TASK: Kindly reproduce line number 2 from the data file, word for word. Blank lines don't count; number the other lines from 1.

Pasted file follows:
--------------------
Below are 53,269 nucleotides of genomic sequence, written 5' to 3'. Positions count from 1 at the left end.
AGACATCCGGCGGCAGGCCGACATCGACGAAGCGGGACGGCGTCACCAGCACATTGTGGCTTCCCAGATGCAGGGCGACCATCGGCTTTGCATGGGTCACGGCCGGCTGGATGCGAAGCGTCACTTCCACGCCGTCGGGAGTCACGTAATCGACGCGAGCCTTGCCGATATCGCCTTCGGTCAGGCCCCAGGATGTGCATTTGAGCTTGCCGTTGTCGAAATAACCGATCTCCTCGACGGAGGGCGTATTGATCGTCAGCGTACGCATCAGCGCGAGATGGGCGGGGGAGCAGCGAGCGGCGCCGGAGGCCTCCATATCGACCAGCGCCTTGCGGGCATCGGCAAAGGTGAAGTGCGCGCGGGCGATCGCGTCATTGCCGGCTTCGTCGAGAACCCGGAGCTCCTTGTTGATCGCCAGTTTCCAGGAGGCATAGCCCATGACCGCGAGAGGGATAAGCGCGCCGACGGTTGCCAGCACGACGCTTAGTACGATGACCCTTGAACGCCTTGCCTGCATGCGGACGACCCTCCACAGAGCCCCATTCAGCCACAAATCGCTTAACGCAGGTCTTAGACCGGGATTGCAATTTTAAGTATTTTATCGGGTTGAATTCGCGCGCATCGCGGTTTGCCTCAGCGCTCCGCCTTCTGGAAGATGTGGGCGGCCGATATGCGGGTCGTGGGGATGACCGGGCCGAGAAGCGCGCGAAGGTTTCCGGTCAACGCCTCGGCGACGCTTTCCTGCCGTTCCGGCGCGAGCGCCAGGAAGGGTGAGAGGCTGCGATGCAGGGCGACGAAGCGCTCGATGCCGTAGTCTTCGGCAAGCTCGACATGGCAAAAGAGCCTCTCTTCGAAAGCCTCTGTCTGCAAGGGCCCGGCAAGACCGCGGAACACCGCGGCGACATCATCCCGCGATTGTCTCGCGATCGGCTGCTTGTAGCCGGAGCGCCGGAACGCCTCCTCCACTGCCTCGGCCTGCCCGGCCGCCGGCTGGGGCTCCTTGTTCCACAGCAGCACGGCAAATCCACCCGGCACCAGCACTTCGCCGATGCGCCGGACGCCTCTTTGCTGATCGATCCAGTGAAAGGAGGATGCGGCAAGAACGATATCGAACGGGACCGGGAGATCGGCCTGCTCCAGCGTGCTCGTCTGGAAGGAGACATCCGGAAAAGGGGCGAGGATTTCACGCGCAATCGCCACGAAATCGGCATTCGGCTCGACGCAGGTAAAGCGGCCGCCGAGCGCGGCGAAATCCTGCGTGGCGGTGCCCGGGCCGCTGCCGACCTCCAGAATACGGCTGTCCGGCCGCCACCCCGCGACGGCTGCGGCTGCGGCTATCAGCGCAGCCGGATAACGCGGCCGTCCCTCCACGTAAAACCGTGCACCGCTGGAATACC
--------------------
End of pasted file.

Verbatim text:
AGACATCCGGCGGCAGGCCGACATCGACGAAGCGGGACGGCGTCACCAGCACATTGTGGCTTCCCAGATGCAGGGCGACCATCGGCTTTGCATGGGTCACGGCCGGCTGGATGCGAAGCGTCACTTCCACGCCGTCGGGAGTCACGTAATCGACGCGAGCCTTGCCGATATCGCCTTCGGTCAGGCCCCAGGATGTGCATTTGAGCTTGCCGTTGTCGAAATAACCGATCTCCTCGACGGAGGGCGTATTGATCGTCAGCGTACGCATCAGCGCGAGATGGGCGGGGGAGCAGCGAGCGGCGCCGGAGGCCTCCATATCGACCAGCGCCTTGCGGGCATCGGCAAAGGTGAAGTGCGCGCGGGCGATCGCGTCATTGCCGGCTTCGTCGAGAACCCGGAGCTCCTTGTTGATCGCCAGTTTCCAGGAGGCATAGCCCATGACCGCGAGAGGGATAAGCGCGCCGACGGTTGCCAGCACGACGCTTAGTACGATGACCCTTGAACGCCTTGCCTGCATGCGGACGACCCTCCACAGAGCCCCATTCAGCCACAAATCGCTTAACGCAGGTCTTAGACCGGGATTGCAATTTTAAGTATTTTATCGGGTTGAATTCGCGCGCATCGCGGTTTGCCTCAGCGCTCCGCCTTCTGGAAGATGTGGGCGGCCGATATGCGGGTCGTGGGGATGACCGGGCCGAGAAGCGCGCGAAGGTTTCCGGTCAACGCCTCGGCGACGCTTTCCTGCCGTTCCGGCGCGAGCGCCAGGAAGGGTGAGAGGCTGCGATGCAGGGCGACGAAGCGCTCGATGCCGTAGTCTTCGGCAAGCTCGACATGGCAAAAGAGCCTCTCTTCGAAAGCCTCTGTCTGCAAGGGCCCGGCAAGACCGCGGAACACCGCGGCGACATCATCCCGCGATTGTCTCGCGATCGGCTGCTTGTAGCCGGAGCGCCGGAACGCCTCCTCCACTGCCTCGGCCTGCCCGGCCGCCGGCTGGGGCTCCTTGTTCCACAGCAGCACGGCAAATCCACCCGGCACCAGCACTTCGCCGATGCGCCGGACGCCTCTTTGCTGATCGATCCAGTGAAAGGAGGATGCGGCAAGAACGATATCGAACGGGACCGGGAGATCGGCCTGCTCCAGCGTGCTCGTCTGGAAGGAGACATCCGGAAAAGGGGCGAGGATTTCACGCGCAATCGCCACGAAATCGGCATTCGGCTCGACGCAGGTAAAGCGGCCGCCGAGCGCGGCGAAATCCTGCGTGGCGGTGCCCGGGCCGCTGCCGACCTCCAGAATACGGCTGTCCGGCCGCCACCCCGCGACGGCTGCGGCTGCGGCTATCAGCGCAGCCGGATAACGCGGCCGTCCCTCCACGTAAAACCGTGCACCGCTGGAATACC